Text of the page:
Putting a face on the plastic in your pocket

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Putting a face on the plastic in your pocket


Workers at assembly lines manufacture credit cards at Hyundai Card’s factory, located on the 10th floor of the company’s office building in Yeouido-dong, western Seoul, Aug. 5. By Park Sang-moon

Hyundai Card is hoping to deepen its relationship with credit card holders by allowing them to visit the company’s factory.

Located on the 10th floor of the company’s office building, the factory is designed to look like an Industrial Revolution-era workshop.

The move is one of several shake-ups by Hyundai Card CEO Chung Tae-young, who has also emphasized new designs for marketing cards and worked to create a liberal workplace culture.

Located in the financial hub of Yeouido-dong, the 1,190-square-meter (12,809-square-foot) factory includes a string of assembly lines with about 40 employees making all different kinds of credit cards.

“This building used to only be for our offices,” said a spokesperson at Hyundai Card. “But when we relocated our factory to Yeouido, the company’s executives decided to utilize it as a marketing tool by opening it to our customers.

Starting Aug. 3, the factory is open to anyone who owns a Hyundai Card, along with three of their guests. A new customer can also receive his or her card at the factory in person, rather than having it delivered to the home or office.

“When new card owners receive their cards here, they get a chance to look around the factory and understand how their cards are made,” said the spokesperson. “We hope that if we provide this kind of new experience, the relationship between company and customer could become more intimate.”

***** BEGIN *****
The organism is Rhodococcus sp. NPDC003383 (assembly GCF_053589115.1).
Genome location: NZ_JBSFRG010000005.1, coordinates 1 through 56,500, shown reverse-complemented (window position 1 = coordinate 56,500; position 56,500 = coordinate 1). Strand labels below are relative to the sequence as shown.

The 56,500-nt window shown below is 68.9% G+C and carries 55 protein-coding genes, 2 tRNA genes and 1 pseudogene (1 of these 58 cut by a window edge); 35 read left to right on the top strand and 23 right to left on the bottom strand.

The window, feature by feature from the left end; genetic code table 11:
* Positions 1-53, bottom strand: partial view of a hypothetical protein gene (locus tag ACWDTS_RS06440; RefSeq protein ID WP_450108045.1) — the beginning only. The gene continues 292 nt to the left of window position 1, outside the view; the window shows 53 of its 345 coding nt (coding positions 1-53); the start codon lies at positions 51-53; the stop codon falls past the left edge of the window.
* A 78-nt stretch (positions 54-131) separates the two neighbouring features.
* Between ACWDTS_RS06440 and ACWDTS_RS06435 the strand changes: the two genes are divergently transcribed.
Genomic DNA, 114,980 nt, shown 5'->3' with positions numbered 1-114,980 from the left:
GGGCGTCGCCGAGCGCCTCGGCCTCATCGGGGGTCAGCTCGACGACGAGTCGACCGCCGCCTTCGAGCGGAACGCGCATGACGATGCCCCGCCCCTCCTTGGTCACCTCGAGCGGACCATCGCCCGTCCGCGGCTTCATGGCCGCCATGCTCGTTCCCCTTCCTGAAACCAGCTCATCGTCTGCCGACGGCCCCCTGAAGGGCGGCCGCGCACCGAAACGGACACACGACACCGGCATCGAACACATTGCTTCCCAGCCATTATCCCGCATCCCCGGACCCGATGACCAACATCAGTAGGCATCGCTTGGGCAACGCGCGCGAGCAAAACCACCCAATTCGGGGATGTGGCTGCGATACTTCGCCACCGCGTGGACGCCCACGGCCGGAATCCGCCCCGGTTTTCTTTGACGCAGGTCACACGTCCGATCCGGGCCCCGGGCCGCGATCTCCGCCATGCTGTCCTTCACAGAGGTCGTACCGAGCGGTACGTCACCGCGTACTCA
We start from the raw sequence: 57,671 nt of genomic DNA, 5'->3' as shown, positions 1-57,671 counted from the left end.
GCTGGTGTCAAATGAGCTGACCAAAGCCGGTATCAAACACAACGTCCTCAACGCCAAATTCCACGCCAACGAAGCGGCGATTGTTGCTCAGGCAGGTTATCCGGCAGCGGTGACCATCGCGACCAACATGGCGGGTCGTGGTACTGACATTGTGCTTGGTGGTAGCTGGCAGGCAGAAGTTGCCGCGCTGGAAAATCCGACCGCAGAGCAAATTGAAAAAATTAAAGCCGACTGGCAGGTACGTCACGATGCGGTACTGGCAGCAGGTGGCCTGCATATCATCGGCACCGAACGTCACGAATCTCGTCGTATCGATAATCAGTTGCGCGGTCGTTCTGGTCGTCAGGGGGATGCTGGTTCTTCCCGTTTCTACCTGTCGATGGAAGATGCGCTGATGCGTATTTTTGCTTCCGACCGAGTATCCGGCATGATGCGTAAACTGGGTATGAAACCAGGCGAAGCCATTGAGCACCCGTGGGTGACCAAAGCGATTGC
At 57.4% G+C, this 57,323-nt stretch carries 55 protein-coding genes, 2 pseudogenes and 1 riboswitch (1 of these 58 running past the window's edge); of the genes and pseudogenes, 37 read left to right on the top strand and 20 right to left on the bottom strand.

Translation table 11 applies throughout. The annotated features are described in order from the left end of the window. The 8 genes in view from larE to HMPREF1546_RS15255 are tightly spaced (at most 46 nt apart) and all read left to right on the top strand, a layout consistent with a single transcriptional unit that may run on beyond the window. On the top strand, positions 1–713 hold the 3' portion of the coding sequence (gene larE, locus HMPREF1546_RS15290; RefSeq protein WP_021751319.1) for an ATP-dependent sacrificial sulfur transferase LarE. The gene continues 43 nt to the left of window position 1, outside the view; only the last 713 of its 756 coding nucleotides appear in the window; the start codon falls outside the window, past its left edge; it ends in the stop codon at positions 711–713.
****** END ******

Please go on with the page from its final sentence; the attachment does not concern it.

Designed by renowned architect Choi Wook, the factory was renovated to resemble an Industrial Revolution site with gigantic lamp chimneys, vintage telephones and a loudspeaker that’s actually used to make announcements.

A long, transparent bridge is installed above the assembly lines so that visitors can see the entire process.

“We want to feature how a credit card, which is a symbol of financial capital, is actually produced at a factory, a symbol of industrial capital,” the spokesperson said.

The credit card assembly procedure is relatively simple. Under the so-called “auto picking system,” robots take the cards to be produced that day from the shelves and send them to assembly lines, where workers feed them into a machine that inscribes the name of the card’s holder and the card numbers.

The cards are then delivered to the next line, where chips containing the personal information of the cards’ owners are inserted.

Unlike most of the process, the packaging for the credit cards is done by hand. Careful attention is paid to the so-called premium cards - costing an annual membership fee of around 200,000 won ($170) - which are packed in luxurious, colorful boxes along with a brochure detailing the card’s benefits for its new owner.

“Before we moved to this new factory, all of each procedure was separated, not connected in one procedure,” he added.

“With these new devices and automation technologies, the whole process is connected entirely without being interrupted.”

One factory wall is filled with screens showing the assembly process in real-time, including a counter for the number of cards produced.

“Unlike automotive factories, which manufacture a planned amount of products every day, a credit card factory produces a card after a new customer is registered,” he said.